- Josh Allen whistled down on the play where he fell over in the second half (new QB rules actually helping the defense for once)
The second Jenkins penalty is annoying to me, because when you have a designed quarterback running play, you’re really testing the limits of the new rules created to protect them. Josh Allen is a big dude, and if he slides late or goes down awkwardly, you’re gonna see guys in the process of trying to tackle them who can’t really pull out of the play. Maybe Jenkins should have tried to keep his arm from wrapping the helmet, but whatever, I’m not entirely sure what defenders are supposed to do there.
Welcome to today’s NFL.
7. Ancillary wins and losses
A winning formula right here:
- won time of possession 35:57 to 24:03
- 0 turnover margin
- 8-15 on third down (53%)
- 0-2 on fourth down
- allowed Bills to go 6-15 on third down (40%)
- lost 19 yards on 3 sacks
- 3-4 success rate in the red zone
- 4 penalties for 44 yards
- 21 first downs, 16 for Buffalo
- ran 68 total plays, Buffalo 58
That’s a monster TOP number, nearly 36 minutes controlling the clock by virtue of the run game.
More importantly, they were able to convert third downs at a high level after finishing the last two games in the 30% range. Believe it or not, the Eagles are still a top-five third down team, and that’s always been one of Carson Wentz’s strengths. At the risk of beating a dead horse, the 2017 Eagles were fantastic in both of those categories, TOP and third down rate, which are intrinsically linked. Excelling in those areas really grinds down opponents over the course of four quarters and that’s been their identity under Doug Pederson.
8. Doug’s best call?
I really liked the first-half screen play to Sanders, which featured four downfield routes from the receivers to clear out space and give the running back room to move.
Daryl Johnston pointed this out after the play, the four verticals that basically just opened up a 15 yard gap with Jason Kelce easily getting out to block the linebacker:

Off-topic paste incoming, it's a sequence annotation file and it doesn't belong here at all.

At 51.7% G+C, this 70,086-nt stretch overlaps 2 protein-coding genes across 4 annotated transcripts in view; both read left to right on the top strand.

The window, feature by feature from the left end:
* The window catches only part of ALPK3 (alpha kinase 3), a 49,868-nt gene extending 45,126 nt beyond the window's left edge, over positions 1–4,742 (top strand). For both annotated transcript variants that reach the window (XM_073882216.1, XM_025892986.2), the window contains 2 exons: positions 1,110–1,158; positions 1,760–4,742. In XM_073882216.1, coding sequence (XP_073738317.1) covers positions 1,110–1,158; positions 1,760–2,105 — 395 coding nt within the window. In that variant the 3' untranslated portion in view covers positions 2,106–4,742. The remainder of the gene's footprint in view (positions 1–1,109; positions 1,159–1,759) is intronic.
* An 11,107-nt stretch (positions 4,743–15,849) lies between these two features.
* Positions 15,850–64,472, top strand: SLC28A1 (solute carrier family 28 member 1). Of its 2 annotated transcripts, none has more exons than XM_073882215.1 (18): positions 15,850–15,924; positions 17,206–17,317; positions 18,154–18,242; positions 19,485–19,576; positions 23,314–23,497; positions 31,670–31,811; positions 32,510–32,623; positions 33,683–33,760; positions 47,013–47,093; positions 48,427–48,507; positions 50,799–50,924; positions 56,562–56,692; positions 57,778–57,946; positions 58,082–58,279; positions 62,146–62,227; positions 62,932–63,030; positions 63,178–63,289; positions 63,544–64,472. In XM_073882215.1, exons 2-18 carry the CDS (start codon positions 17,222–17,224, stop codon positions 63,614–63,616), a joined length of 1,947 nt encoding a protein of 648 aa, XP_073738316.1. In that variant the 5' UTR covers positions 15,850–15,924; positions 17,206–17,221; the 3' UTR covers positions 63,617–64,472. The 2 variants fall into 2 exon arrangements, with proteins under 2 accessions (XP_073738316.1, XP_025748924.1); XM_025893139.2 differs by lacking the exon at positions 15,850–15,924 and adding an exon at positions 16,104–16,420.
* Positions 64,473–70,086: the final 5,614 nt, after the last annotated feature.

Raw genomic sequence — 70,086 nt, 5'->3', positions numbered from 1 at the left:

Really nice design.
Obviously I also liked the split back 21 personnel run, which we talked about earlier.
The other play I had written in here was the 3rd and 10 Wentz run for a first down, which REALLY looked like a designed play to me. Johnston said the same thing during the broadcast.
Watch it again:
That blocking scheme looked like it was designed for a draw.
HOWEVER, Pederson and Wentz both came out after the game and said the QB pulled the ball down because he saw the linebacker junking up a screen they were trying to throw to Nelson Agholor, so actually Carson bailed the team out when I originally thought it was a brilliant call.
9. Doug’s worst call?
Not sure if it was a Wentz problem or a Pederson problem, but the 3rd and 4 on the fourth drive was horrible. It was the three yard slant to Alshon Jeffery with two guys on him, one ready to blow him up:
There was a sluggo route to Goedert on Jeffery’s side, but Wentz didn’t even look anywhere else on the field. Zach Ertz fell down and Howard and Jeffery weren’t even looking for the ball.
I didn’t HATE the 3rd and 4 handoff to Nelson Agholor, since they got him free on a running play that went for 16 yards earlier in the game. The misdirection and inside handoff was more creative than what Doug has typically been calling, but I felt like Wentz was throwing the ball fine on that drive and didn’t like the decision to take it out of his hands.
I did hate the Agholor hand off when they tried it for a third time, which opened the Eagles’ third drive of the second half, after the defense held on 4th and 10. Losing nine yards on 1st and 10 after a big momentum play felt like a killer at the time.
Still, good Doug game, one of his better performances this year. Smart game plan, made the right decisions with the wind, and showed a couple of wrinkles here and there that should give Eagles fans some confidence in the head ball coach moving forward.
10. The section where I talk about the broadcast
Chris Myers alongside Johnston for this one, and something bothered me about Moose’s tie clip. Doesn’t it seem like the placement is too high here? It’s also a little crooked and it’s making the tie ride up on him:
I’m not a tie clip guy, but that looks a little ‘off’ to me. Of course, Moose has three Super Bowl rings and I have zero, so he can wear whatever he wants. The jacket also features Dallas Cowboy colors, which is offensive. I thought he might rep his alma mater, Syracuse, while in upstate New York.
Also, was it just me, or did FOX not show a lot of replay yesterday? I felt like there were 4-5 big plays that took place where I was thinking to myself, ‘are we gonna be able to see that again?‘. Seemed like the production crew was on cruise control for parts of this game.
The director also blew the blocked field goal sequence, since we didn’t get a shot of what was going down on the field until 3-4 seconds had passed. We were sitting there looking at the swaying goalposts while Rasul Douglas was bumbling what could have been a clean return. He didn’t have anybody in front of him.
Have a fantastic Monday.